time lapse at night part 2

Time-Lapse at Night – Clouds and Meteors – Part 2

Out for the second night of trying to catch the Perseids Meteor Shower. The largest amount of visible streaks across the sky were scheduled for the early hours of Sunday morning.

Set the alarm for 12:05 AM. Wake up 11:58 PM. Check cloud cover. Looks OK. Dress. Hop in the car. Head to the pre-scouted location at Bell Rock Vista one of my favorite rock venues for photos in Sedona. (partly because it’s five minutes from my house.)

About one minute of time lapse from three cameras.

Note clouds and lightning to the south. Thankful there’s an open to the sky ‘window’ to the north.

Set up cameras. Yes, cameras plural. When photographing images for time-lapse video one thing you end up with is time. Once a camera is set, and recording do not touch, bump or adjust unless you would like to restart the sequence.

Camera one – Lumix GH5 with Leica 12mm Summilux f1.4 lens. This camera and lens combination ended up giving me the cleanest, sharpest files. I set the camera for RAW capture. Note that RAW files can chew up some real estate on your card. Make sure you have a large capacity. **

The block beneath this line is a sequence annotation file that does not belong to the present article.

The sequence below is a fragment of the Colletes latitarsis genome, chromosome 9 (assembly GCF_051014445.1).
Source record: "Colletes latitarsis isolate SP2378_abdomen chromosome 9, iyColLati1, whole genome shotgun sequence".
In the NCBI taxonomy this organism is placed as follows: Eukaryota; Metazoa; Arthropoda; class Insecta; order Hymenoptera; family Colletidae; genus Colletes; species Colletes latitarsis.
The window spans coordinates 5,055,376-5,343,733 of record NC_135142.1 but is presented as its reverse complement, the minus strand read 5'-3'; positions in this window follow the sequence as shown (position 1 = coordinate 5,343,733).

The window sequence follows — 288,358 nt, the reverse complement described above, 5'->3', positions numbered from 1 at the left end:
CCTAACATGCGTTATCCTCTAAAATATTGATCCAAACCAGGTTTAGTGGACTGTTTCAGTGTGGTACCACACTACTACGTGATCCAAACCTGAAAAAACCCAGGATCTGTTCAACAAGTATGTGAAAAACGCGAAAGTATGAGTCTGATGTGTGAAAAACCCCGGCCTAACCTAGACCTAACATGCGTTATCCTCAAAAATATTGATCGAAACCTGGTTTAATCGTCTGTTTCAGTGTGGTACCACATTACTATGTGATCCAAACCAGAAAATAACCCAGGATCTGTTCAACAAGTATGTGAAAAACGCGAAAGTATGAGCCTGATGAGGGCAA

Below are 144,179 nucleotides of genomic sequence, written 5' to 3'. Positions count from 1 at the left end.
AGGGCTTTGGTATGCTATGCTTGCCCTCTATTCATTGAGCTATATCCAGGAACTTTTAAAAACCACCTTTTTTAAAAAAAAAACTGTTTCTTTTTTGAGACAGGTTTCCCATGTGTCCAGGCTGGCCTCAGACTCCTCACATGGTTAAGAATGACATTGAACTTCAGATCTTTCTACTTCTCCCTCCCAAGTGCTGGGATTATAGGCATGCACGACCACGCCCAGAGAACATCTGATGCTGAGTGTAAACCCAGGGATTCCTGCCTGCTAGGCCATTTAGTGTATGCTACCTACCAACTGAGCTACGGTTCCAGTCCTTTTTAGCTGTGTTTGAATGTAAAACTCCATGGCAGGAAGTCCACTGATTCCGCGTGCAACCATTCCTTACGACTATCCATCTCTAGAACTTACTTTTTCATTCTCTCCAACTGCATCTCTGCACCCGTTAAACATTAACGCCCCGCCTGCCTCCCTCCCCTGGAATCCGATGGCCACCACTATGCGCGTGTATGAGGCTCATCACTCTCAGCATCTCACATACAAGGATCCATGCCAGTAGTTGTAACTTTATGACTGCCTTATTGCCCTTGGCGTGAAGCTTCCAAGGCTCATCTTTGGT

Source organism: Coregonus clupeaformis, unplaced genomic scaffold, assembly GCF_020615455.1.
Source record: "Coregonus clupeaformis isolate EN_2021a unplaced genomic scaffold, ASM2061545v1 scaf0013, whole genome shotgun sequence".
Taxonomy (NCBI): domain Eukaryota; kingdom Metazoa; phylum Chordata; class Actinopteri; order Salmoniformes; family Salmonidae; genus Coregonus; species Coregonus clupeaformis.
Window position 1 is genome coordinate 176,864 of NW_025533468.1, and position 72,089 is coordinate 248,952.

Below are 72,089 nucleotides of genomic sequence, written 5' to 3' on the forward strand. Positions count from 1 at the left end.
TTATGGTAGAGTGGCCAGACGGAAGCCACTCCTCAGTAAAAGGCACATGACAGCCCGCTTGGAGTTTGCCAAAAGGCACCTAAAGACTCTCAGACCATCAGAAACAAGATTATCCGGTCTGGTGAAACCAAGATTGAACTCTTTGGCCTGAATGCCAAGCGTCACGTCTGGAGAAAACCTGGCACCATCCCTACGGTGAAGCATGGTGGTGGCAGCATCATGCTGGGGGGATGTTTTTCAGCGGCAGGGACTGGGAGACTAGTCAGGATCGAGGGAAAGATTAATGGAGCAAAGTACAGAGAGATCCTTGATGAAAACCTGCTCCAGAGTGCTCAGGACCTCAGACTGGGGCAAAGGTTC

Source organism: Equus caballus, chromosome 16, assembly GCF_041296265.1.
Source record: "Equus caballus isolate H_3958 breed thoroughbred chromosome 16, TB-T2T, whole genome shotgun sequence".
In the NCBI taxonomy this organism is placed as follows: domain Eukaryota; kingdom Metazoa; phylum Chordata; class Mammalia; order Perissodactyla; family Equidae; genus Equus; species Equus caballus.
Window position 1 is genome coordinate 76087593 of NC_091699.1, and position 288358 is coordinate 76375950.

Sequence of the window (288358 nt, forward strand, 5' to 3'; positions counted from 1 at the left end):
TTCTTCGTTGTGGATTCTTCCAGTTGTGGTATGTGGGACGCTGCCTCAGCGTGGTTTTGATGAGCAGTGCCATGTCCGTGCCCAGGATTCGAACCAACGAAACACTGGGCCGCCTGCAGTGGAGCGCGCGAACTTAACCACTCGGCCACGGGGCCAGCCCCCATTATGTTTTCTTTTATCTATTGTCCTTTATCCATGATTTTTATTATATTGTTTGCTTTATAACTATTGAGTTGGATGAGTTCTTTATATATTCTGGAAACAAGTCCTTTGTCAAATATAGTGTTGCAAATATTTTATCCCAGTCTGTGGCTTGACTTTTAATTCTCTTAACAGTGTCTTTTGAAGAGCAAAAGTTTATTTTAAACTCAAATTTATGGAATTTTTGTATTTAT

Camera two – Lumix GX85 with the Leica 15mm Summilux f1.7 lens. This set-up is a great go-to set up for night skies.

Still form time lapse captureHere’s a single still image from the shoot. Processed in Photoshop

Camera three – The Lumix FZ2500 with a built-in 25-480 Leica DC Vario-Elmarit F2.8-4.5 lens. This is best shot at the 25mm setting to keep the f2.8 aperture. As you’ll note in the video, this is the only camera lens that showed condensation toward the end of the sequence. It was a VERY moist and humid night. This camera must generate a little bit of heat as time goes on. In less humid situations I wouldn’t see this as a problem.

A great resource for deciding what exposure settings to use including various camera and lens combinations may be found here. I highly recommend checking out the rest of Ian Norman’s blog Lonely Speck. Lots of helpful info there to set you on the right path. Remember the guide gives you a starting point. You still must experiment to get the most from your experience.

Yours in Creative Photography,       Bob

Working on my settings for better quality imagery. Any lack of quality is purely operator error!

** The GH5 has two cards slots and can be set to behave in a variety of ways including to continue recording on the next card when one fills up. Very handy for lots of captures. When not gathering images for time-lapse the cards can be set to be an automatic back-up by writing to the cards simultaneously, RAW files to one card, jpegs to the other, videos to one card and stills to the other, etc. But I digress.